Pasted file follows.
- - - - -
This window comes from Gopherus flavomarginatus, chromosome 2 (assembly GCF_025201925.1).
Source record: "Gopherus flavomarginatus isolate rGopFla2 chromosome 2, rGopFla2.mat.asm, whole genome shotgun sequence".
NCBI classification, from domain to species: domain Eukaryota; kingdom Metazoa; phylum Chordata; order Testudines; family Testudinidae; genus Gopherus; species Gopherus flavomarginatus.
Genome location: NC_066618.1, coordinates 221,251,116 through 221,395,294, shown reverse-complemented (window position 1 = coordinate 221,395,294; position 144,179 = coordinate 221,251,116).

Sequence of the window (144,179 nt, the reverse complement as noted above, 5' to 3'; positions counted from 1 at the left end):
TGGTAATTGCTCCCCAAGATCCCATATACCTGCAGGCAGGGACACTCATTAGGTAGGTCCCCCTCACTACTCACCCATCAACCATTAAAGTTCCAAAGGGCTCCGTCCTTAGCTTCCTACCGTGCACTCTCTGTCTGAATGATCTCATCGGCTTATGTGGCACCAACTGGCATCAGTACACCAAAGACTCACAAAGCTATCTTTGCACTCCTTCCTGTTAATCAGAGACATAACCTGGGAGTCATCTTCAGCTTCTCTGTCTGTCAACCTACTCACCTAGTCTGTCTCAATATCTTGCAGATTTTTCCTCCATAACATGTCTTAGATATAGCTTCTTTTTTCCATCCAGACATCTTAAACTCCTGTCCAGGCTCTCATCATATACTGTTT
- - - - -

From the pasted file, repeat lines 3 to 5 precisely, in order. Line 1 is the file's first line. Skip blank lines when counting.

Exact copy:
NCBI classification, from domain to species: domain Eukaryota; kingdom Metazoa; phylum Chordata; order Testudines; family Testudinidae; genus Gopherus; species Gopherus flavomarginatus.
Genome location: NC_066618.1, coordinates 221,251,116 through 221,395,294, shown reverse-complemented (window position 1 = coordinate 221,395,294; position 144,179 = coordinate 221,251,116).

Sequence of the window (144,179 nt, the reverse complement as noted above, 5' to 3'; positions counted from 1 at the left end):